Be sure to familiarize yourself with Restricted Area-2916, northeast of Key West. This area contains a large tethered balloon, affectionately known as Fat Albert, on a steel cable to 14,000 feet MSL. This surveillance balloon allows Customs to watch for low flying aircraft smuggling drugs into the US. A few years back, a Cessna 182 inadvertently flew into R-2916 at night and had an unfortunate encounter with the airborne cable, slicing the wing off.
Once you reach the Key West Airport Traffic Area, ask the Tower for the “Island Tour”. If the pattern is not too busy with Beech 1900 or ATR commuter turbo props filled with sunburned tourists, you can fly clockwise around the scenic island at 1000 feet. When you are ready to land, request right-traffic for RWY 9, and turn final over downtown and Duval Street.
After touching down, taxi to Island City Flying Service, Key West’s only private FBO, just west of the commercial terminal. From there, Old Town Key West and Duval Street are just a 10 minute cab ride away.
Dining wise, Key West has many choices. Bagatelle and Antonia’s Restaurant are both right on Duval Street and are great for watching people doing the “Duval Crawl”. Louie’s Backyard is also a family favorite.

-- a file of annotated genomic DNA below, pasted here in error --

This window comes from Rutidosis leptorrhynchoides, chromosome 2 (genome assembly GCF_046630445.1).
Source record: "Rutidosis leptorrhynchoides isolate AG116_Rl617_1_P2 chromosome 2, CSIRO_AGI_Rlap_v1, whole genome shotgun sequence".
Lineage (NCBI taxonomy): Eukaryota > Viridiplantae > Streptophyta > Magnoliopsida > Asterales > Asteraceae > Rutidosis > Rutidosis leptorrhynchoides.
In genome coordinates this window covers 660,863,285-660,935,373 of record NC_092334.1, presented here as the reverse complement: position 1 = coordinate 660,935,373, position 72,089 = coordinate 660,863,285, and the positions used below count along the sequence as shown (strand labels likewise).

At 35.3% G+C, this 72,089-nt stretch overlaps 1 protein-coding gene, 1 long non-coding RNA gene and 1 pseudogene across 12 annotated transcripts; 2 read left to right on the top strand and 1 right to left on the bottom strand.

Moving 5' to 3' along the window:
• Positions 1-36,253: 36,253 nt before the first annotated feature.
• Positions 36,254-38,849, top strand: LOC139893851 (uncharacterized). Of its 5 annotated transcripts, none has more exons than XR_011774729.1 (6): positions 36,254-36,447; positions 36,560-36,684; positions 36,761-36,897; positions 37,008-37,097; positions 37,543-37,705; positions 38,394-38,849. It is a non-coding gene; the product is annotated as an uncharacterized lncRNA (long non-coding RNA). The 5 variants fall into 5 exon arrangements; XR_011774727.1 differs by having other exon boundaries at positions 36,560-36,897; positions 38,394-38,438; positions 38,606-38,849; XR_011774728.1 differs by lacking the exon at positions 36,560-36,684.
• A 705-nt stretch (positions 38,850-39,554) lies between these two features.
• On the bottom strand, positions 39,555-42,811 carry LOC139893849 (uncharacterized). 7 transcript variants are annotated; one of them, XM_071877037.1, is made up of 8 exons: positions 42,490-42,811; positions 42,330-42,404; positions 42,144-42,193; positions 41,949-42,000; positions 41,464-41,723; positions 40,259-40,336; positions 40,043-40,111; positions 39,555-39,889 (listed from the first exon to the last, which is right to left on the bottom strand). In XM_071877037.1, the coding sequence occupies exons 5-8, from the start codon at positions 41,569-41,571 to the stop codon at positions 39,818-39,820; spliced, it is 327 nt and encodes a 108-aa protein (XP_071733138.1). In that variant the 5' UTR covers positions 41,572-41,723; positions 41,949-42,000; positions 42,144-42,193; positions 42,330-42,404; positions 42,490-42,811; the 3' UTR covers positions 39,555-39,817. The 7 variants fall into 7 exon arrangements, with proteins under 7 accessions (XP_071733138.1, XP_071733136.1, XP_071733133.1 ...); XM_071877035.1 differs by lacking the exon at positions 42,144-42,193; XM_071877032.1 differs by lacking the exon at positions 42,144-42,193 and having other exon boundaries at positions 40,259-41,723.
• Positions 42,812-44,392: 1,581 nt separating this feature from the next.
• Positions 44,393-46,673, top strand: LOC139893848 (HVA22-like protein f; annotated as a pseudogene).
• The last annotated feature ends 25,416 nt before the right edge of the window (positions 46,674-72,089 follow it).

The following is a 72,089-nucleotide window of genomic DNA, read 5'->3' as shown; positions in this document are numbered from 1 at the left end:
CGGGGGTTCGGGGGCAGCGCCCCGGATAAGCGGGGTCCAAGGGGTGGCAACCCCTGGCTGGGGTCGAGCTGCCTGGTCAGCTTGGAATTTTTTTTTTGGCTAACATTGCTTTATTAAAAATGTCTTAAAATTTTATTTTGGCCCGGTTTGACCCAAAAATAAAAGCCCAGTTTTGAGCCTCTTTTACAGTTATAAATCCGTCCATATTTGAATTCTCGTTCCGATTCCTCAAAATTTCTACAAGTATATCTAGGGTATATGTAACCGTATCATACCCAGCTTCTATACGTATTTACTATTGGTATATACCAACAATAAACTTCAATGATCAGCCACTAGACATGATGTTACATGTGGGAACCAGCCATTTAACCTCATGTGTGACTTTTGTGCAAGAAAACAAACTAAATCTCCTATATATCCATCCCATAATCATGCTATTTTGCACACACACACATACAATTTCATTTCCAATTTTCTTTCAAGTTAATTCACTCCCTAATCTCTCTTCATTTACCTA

For sunset celebrations, first-time tourists typically go to Mallory Square, on the docks. Starting an hour before sunset, you will find a crowded, carnival-like atmosphere with lots of street performers and vendors. Once you have done that a few times, take my advice and head over to the historic Crowne Plaza La Concha hotel on Duval Street. Then, take the elevator to the top of the building. At 7 floors, the La Concha Hotel, built in 1926, is the tallest building on the island. The quiet, outdoor roof-top bar is above the bustle of Duval Street and is the perfect spot to view a beautiful Key West sunset.
The La Concha is also the starting point for a Ghost Tour (You’re Doomed!) of old town Key West. Also check out the old City Cemetery. The cemetery is located on the highest point of land on the island, 7 feet above sea level. All of the graves are in above ground crypts, many dating back hundreds of years. Creepy. If you go, be sure to look for the Vampire Crypt!
No trip to The Conch Republic is complete without a tour of the Hemingway House and a stop at Sloppy Joe’s Bar on Duval. Most people don’t know the original Sloppy Joe’s, where Hemingway hung out, is actually around the corner on Greene Street. It was located at a bar now known as Captain Tony’s Saloon. It’s a real dive.
Some pilots are uneasy about flying their own aircraft to Key West, especially over the Gulf of Mexico. Actually it is a very easy trip, and it does not involve getting an eAPIS approval from DHS/Customs required for flying to the Bahamas. Flying down Victor 225 will keep you clear of the ADIZ.
There are a couple of things I would avoid. The first is Key West during the sultry months of July and August. The heat and humidity can be oppressive, despite an occasional sea breeze or shower. Secondly is Jimmy Buffet’s Margaritaville. Unless you like hanging out with a bunch of drunken Parrot Heads, decked out in Tommy Bahama shirts, singing “fins to the left, fins to the right”.